• Reassortment (exchange) of segments of the genome RNA of influenza virus is important in the pathogenesis of the worldwide epidemics caused by this virus.
• Complementation occurs when one virus produces a protein that can be used by another virus. A medically important example is hepatitis D virus, which uses the surface antigen of hepatitis B virus as its outer coat protein.
• Phenotypic mixing occurs when two different viruses infect the same cell and progeny viruses contain proteins of both parental viruses. This can endow the progeny viruses with the ability to infect cells of species that ordinarily parental virus could not.
1. In the lab, a virologist was studying the properties of HIV. She infected the same cell with both HIV and rabies virus. (HIV can infect only human CD4-positive cells, whereas rabies virus can infect both human cells and dog cells.) Some of the progeny virions were able to infect dog cells, within which she found HIV-specific RNA. Which one of the following is the term used to describe these results?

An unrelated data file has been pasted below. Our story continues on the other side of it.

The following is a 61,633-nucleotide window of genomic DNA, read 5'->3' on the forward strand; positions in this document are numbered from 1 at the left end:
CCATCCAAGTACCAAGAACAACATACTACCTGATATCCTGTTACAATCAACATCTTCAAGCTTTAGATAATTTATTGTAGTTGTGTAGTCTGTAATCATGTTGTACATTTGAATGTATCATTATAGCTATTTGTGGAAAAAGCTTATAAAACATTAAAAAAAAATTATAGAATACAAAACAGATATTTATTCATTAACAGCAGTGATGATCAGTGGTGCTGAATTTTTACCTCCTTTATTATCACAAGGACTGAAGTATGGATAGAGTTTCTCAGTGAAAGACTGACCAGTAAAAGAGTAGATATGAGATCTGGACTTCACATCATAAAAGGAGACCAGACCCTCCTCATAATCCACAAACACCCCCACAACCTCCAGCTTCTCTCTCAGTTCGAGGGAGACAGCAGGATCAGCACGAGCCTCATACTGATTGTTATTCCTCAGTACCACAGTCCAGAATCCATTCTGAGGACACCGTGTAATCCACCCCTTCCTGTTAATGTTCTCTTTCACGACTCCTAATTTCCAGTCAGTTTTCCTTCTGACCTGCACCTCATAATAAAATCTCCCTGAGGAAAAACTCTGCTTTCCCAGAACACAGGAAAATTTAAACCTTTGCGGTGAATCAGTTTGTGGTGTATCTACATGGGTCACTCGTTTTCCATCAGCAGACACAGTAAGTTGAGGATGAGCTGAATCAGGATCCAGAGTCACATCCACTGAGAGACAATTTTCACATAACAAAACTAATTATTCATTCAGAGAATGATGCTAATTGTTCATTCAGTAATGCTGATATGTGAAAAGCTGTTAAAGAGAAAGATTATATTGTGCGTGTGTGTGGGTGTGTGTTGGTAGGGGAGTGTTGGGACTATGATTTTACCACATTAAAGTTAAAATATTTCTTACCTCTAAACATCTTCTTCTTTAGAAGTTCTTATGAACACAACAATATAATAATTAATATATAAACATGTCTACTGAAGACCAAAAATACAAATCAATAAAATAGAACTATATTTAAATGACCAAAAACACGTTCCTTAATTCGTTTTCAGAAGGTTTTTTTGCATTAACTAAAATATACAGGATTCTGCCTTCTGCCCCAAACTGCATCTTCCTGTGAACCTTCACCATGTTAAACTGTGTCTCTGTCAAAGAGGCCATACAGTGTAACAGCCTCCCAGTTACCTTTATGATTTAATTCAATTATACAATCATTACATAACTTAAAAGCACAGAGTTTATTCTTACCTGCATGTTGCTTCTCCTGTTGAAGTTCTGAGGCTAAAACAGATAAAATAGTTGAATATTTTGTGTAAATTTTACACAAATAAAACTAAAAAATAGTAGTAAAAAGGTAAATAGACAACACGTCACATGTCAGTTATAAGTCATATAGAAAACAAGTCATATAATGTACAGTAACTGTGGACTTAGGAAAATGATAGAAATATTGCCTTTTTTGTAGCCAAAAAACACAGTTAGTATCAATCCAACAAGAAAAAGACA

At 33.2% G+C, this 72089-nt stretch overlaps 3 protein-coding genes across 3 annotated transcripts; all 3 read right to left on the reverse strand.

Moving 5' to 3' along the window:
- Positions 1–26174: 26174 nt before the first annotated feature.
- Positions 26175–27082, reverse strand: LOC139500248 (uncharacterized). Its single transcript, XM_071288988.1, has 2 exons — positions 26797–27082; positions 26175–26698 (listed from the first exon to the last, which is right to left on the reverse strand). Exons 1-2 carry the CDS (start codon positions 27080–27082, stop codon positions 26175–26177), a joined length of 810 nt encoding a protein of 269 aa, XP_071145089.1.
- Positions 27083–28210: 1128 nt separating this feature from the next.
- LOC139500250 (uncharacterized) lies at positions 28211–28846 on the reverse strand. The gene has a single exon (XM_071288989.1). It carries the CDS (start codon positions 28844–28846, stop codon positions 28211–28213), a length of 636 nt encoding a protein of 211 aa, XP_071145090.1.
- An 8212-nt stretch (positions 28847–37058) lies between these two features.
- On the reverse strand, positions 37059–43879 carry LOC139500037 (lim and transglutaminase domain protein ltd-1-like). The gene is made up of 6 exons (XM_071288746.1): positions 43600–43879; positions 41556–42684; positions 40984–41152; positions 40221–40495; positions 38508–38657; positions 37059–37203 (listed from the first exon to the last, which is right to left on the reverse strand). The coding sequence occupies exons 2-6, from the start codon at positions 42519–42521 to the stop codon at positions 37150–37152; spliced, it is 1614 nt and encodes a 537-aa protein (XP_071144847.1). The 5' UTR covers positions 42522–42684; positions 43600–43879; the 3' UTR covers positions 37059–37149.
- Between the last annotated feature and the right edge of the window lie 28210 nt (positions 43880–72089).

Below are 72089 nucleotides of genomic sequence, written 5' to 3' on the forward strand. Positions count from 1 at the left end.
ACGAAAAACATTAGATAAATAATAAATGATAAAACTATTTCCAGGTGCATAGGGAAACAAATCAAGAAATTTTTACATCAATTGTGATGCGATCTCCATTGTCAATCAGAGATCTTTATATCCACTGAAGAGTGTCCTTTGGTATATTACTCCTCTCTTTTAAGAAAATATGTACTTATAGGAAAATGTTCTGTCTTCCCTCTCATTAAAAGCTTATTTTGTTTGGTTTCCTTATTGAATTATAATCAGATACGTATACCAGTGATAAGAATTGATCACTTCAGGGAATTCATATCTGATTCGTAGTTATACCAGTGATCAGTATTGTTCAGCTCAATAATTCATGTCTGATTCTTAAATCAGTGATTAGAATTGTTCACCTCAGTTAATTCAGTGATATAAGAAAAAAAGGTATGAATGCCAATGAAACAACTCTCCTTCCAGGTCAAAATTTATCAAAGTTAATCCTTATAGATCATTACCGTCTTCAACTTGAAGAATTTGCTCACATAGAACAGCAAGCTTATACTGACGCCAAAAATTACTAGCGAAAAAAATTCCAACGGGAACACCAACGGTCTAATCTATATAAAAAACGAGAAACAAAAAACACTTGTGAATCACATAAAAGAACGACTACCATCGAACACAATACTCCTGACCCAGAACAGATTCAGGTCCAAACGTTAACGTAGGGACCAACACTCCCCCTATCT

(B) Phenotypic mixing
2. You have isolated two mutants of poliovirus, one mutated at gene X and the other mutated at gene Y. If you infect cells with each one alone, no virus is produced. If you infect a single cell with both mutants, which one of the following statements is most accurate?
(A) If complementation between the mutant gene products occurs, both X and Y progeny viruses will be made.
(B) If phenotypic mixing occurs, then both X and Y progeny viruses will be made.
(C) If the genome is transcribed into DNA, then both X and Y viruses will be made.
(D) Because reassortment of the genome segments occurs at high frequency, both X and Y progeny viruses will be made.
PRACTICE QUESTIONS: USMLE & COURSE EXAMINATIONS
Questions on the topics discussed in this chapter can be found in the Basic Virology section of PART XIII: USMLE (National Board) Practice Questions starting on page 700. Also see PART XIV: USMLE (National Board) Practice Examination starting on page 731.